Litigating the Right to Education

Rupert Skilbeck - 18th November 2015

Strategic litigation is often promoted as a key tool for human rights activists to push governments to adhere to international standards. But what impact do such cases have, beyond changing the law, particularly when the courts are being asked to consider economic and social rights such as education, which is traditionally an area where politicians decide?

Thirty human rights lawyers and activists met in New Delhi between 16-18 September 2015 to interrogate the impact of litigation that demands equal access to quality education in India, South Africa, and Brazil. This was part of a broader study being undertaken by the Open Society Justice Initiative to investigate the different (and sometimes unexpected) impact that such litigation can have.

The first study to be completed – on segregated education – had some interesting results, and the researchers identified a wide range of people who were influenced by the litigation. The judgment of the ECHR regarding the illegality of segregated education for Roma children in the Czech Republic helped shape the attitudes of judges, journalists, policy makers, and civil servants, all of whom were now prepared to argue that segregated education was wrong. While segregation is still a real problem in the countries affected, there have been practical changes which are necessary for desegregation to occur incrementally, such as the collection of the data needed to assess the extent of segregation.

In South Africa, litigation has been used to challenge the failure of the government to realise the hopes that the 1994 constitution would bring education to all, and the failure of the apartheid government to invest in the education of black learners is still being felt. Litigation, combined with a vigorous social movement, forced the government to issue “Norms and Standards” for the physical infrastructure of schools. Litigation in Eastern Cape required the authorities to build hundreds of new schools, replacing the “mud schools” that local communities had built themselves. As discussed in a post earlier this week, in Limpopo, the education department was not able to organise the delivery of text books to schools, but litigation made them change their policies and procedures, leading to a huge improvement in the quality of education.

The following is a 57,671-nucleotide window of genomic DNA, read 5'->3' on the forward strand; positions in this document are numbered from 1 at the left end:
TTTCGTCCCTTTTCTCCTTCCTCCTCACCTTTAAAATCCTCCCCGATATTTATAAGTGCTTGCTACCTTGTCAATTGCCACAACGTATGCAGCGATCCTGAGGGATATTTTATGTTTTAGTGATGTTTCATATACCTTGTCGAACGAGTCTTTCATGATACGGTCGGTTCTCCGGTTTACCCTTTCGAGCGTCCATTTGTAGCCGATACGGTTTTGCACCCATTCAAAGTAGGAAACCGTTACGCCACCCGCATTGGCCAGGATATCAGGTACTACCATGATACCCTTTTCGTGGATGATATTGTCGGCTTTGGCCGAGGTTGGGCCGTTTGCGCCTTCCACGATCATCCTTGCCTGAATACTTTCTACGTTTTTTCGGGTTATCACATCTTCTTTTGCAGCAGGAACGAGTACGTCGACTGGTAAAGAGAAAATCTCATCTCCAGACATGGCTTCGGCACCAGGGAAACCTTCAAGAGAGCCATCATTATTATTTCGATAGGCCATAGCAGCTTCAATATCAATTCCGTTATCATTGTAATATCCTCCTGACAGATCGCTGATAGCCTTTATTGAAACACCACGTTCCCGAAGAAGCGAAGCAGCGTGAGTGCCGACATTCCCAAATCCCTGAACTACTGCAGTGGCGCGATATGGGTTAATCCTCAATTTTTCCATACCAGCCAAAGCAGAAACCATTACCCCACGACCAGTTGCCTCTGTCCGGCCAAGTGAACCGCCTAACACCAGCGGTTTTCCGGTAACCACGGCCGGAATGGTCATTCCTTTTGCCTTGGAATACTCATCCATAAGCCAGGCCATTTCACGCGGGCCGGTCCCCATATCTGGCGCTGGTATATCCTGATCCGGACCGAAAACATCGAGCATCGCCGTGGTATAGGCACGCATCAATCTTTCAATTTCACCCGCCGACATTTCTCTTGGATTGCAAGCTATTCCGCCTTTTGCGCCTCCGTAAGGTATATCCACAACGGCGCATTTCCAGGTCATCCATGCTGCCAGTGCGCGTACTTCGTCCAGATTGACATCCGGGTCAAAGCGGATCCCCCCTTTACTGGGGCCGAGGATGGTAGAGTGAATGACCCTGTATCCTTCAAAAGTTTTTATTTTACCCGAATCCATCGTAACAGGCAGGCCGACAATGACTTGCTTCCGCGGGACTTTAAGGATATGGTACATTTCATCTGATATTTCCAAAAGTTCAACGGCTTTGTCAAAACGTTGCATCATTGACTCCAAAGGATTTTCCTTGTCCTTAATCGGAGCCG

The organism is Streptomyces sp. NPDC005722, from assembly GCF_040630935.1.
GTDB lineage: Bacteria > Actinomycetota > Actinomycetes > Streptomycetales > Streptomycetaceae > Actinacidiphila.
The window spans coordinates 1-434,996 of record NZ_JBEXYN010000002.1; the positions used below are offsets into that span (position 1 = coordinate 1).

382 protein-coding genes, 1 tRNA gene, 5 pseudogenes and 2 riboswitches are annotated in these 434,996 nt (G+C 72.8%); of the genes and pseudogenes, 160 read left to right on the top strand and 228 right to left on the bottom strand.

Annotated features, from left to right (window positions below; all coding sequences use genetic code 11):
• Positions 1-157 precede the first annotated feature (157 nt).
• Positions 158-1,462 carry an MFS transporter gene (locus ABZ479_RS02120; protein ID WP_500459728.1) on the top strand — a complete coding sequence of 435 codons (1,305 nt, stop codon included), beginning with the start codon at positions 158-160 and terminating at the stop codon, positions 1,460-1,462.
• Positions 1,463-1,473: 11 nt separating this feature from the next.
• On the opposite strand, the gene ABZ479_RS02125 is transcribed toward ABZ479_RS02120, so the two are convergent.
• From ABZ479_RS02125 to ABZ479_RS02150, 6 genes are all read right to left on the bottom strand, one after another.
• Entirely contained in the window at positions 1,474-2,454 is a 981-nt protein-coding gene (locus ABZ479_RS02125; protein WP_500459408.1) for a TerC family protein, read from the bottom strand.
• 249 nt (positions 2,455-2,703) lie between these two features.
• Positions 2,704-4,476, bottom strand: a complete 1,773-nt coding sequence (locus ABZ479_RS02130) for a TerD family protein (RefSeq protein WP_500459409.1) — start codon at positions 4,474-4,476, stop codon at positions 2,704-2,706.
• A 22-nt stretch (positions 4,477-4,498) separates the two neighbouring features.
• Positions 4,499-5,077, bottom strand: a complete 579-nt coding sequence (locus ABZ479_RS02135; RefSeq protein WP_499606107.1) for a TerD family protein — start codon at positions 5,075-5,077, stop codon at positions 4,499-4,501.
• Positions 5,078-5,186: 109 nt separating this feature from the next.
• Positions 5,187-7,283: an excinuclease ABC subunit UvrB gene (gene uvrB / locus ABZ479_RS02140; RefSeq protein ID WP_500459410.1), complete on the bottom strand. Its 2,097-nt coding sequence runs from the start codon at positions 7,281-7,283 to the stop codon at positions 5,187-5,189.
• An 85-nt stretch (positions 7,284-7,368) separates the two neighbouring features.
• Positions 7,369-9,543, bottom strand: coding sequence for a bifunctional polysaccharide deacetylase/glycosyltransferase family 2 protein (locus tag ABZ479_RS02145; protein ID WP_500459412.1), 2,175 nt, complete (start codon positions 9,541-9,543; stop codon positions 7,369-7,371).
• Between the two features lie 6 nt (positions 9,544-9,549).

There are strong legal standards intended to ensure the quality of education in Brazil. However, there are many problems with the realisation of this right, particularly in rural areas. Litigation has been used to confront the failure of the authorities to provide sufficient school places, and judges have been proactive at ensuring their decisions are implemented. Challenges have also been brought to the poor way in which Afro-Brazilian history and culture is taught in many schools, leading to an agreement to upgrade the curriculum. The implementation of these decisions has required a diverse mix of people, including NGOs, the Ministério Publico and the Defensoria Publica, as well as experts, educators, and others involved in the school system.

The right to education was much weaker in the Indian Constitution, which failed to recognise it as a fundamental right until 2002. However, little progress had been made in terms of both access to, and the quality of public education in India, and Public Interest Litigation emerged to fill this gap. In 1992, the Supreme Court of India read the right to education into the Constitution through the right to life, finding that in order to live with dignity, citizens had to be educated. This led the government to introduce the Right of Children to Free and Compulsory Education Act (RTE Act) in 2009 and make the right to education explicit in the Indian Constitution. While there remain consistent concerns about the low levels of implementation of the RTE Act in India, strategic litigation in appellate courts continues to be an option available to civil society actors to coerce the enforcement of the statutorily mandated education standards in public schools.

All of these cases created impact in different ways. The power of courts to declare that something is wrong should not be underestimated. Court proceedings force governments to address political problems that have been ignored, which are unpopular, or have no champions, requiring the authorities to make an official response to the claim, on the record, and to be held to account. As advocates in these cases, lawyers must be prepared to negotiate with the authorities to find an agreed settlement, but return to court if that agreement is broken. Education reform will often require changes to procedures, for which expert help may be necessary. And lawyers will need to work with activists to ensure that there is a popular campaign supporting their work, as the best advocates for good schools are the children who attend them.

Author profile

Rupert Skilbeck is the Litigation Director at the Open Society Justice Initiative, based in London, where he oversees strategic human rights litigation in cases involving discrimination, freedom of expression, torture, deaths in custody, fair trial rights, corruption, national security, and international criminal law. He has litigated cases before the African, European and Inter-American regional human rights systems, as well before the UN Treaty Bodies. He is a barrister at the Bar of England and Wales, having practiced in the field of criminal law, human rights law and international criminal law.

Citations

Rupert Skilbeck ‘Litigating the Right to Education’ (OxHRH Blog, 18 November 2015) <http://ohrh.law.ox.ac.uk/litigating-the-right-to-education/>

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